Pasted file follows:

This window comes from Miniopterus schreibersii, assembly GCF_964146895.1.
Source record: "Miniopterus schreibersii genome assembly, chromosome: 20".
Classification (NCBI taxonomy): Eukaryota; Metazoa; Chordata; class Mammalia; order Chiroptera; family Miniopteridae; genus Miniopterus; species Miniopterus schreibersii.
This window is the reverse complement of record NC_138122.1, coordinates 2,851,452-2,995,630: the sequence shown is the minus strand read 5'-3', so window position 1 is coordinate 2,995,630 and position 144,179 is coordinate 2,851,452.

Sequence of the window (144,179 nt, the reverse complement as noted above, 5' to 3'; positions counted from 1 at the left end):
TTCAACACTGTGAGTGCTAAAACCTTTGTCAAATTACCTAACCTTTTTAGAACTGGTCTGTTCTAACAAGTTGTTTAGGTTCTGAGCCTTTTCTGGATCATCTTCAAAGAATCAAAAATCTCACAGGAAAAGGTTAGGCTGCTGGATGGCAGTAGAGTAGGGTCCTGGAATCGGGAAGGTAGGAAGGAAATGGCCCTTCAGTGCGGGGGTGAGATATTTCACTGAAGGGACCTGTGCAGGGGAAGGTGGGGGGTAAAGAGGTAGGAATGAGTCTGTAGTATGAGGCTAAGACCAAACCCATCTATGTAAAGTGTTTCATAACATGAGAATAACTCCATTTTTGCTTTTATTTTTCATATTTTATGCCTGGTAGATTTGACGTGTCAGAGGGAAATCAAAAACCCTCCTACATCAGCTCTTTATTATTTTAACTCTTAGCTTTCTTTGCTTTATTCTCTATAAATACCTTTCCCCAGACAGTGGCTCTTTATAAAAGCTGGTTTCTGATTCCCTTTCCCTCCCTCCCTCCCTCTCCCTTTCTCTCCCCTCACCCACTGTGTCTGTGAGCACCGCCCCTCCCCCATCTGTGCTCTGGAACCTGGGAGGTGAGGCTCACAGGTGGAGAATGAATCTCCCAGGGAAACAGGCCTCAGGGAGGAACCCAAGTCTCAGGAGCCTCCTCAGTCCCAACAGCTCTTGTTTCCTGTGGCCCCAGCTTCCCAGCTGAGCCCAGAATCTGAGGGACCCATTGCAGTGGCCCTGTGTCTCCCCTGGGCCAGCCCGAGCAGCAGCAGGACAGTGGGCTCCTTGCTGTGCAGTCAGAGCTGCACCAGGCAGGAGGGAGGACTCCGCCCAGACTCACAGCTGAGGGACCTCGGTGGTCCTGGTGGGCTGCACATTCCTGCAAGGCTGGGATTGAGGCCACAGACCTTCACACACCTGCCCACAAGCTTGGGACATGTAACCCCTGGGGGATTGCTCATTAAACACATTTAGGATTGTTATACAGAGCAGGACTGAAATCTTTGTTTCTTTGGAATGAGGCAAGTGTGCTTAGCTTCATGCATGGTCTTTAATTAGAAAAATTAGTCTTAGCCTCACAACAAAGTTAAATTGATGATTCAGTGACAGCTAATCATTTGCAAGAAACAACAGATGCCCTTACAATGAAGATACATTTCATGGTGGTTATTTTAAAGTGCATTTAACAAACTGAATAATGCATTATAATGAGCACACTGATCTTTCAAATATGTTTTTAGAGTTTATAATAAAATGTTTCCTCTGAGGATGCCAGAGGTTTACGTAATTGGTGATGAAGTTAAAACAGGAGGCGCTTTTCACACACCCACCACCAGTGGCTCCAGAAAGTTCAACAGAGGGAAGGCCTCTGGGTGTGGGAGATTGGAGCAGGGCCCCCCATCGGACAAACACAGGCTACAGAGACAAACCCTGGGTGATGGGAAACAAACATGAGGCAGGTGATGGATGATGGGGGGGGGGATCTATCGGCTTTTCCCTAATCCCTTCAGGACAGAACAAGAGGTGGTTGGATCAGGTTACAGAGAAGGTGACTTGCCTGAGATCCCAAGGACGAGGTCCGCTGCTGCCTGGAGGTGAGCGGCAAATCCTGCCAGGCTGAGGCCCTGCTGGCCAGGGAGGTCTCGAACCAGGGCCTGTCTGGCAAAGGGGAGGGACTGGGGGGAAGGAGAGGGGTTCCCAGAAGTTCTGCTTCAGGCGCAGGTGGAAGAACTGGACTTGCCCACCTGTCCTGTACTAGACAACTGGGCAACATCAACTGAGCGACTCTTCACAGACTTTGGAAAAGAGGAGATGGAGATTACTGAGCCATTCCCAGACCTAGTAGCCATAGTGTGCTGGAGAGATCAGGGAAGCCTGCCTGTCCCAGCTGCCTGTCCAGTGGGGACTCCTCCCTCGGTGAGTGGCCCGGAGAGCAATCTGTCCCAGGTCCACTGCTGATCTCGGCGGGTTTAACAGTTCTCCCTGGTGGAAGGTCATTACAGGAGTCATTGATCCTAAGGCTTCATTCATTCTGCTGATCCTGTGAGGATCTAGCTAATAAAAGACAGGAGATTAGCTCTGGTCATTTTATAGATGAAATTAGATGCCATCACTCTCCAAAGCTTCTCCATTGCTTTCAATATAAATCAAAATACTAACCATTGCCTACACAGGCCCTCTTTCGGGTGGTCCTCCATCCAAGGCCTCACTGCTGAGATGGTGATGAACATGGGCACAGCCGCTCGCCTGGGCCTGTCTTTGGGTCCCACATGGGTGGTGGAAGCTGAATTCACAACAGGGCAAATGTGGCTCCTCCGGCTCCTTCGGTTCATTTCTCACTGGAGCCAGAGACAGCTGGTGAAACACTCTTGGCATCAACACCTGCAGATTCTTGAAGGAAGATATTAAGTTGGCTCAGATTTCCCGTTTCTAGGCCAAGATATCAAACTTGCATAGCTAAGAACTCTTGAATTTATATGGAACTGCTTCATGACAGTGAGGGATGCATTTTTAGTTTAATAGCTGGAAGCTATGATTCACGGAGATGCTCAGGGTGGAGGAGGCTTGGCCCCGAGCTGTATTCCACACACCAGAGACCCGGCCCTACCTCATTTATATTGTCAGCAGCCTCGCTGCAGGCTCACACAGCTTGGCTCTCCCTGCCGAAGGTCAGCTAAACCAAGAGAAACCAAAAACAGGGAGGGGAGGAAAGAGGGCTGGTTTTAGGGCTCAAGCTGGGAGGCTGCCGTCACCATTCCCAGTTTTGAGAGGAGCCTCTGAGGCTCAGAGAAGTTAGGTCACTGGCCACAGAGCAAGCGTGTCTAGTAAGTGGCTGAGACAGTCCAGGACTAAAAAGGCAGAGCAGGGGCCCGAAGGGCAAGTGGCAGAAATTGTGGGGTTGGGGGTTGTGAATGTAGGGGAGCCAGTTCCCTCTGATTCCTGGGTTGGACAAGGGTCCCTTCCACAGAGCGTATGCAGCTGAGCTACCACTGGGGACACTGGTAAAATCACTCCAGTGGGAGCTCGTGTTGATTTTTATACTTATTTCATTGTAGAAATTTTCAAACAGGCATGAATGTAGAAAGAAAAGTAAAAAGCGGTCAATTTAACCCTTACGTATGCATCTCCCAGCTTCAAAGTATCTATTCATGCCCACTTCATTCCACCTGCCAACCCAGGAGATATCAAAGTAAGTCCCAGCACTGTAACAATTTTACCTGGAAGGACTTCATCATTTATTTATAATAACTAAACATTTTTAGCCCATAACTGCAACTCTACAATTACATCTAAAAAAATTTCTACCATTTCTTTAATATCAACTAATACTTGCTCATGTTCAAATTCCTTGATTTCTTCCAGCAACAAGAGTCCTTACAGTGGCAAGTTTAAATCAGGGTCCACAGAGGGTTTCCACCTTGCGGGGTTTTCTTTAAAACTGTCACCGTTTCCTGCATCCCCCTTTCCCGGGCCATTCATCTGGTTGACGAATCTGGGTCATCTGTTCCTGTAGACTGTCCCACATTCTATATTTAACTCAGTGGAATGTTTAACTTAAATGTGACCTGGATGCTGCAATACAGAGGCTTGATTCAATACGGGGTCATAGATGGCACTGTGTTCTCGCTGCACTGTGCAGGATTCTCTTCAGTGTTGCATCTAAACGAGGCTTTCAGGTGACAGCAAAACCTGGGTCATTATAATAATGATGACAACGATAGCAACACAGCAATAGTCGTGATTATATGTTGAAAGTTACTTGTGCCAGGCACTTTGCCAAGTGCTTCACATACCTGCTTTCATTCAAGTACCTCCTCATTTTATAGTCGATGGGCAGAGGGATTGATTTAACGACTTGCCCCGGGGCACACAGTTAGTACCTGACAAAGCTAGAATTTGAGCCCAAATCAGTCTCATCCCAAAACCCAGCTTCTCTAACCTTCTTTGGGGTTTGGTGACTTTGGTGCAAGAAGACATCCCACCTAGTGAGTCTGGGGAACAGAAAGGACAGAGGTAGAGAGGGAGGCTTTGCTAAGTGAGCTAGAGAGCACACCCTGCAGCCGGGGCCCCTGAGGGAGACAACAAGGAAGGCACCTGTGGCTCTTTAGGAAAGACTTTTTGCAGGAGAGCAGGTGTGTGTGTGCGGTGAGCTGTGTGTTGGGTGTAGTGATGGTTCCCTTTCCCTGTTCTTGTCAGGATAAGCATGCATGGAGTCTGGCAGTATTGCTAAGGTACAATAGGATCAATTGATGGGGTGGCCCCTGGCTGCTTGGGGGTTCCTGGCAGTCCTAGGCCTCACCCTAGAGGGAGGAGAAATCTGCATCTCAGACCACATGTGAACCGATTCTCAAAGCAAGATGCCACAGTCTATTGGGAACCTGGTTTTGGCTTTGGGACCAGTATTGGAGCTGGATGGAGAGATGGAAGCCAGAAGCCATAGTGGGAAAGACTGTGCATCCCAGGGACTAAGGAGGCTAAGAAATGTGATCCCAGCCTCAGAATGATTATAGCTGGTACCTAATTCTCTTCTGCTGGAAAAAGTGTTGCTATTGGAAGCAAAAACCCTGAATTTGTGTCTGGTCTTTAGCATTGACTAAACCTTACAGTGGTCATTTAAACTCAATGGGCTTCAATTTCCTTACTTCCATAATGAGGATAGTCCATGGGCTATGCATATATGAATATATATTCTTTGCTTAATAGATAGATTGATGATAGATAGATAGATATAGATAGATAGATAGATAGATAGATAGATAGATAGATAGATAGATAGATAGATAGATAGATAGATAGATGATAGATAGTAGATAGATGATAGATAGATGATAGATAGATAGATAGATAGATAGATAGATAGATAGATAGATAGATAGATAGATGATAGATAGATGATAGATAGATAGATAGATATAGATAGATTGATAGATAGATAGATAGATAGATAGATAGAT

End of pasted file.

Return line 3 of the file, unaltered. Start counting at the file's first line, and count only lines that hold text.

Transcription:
Classification (NCBI taxonomy): Eukaryota; Metazoa; Chordata; class Mammalia; order Chiroptera; family Miniopteridae; genus Miniopterus; species Miniopterus schreibersii.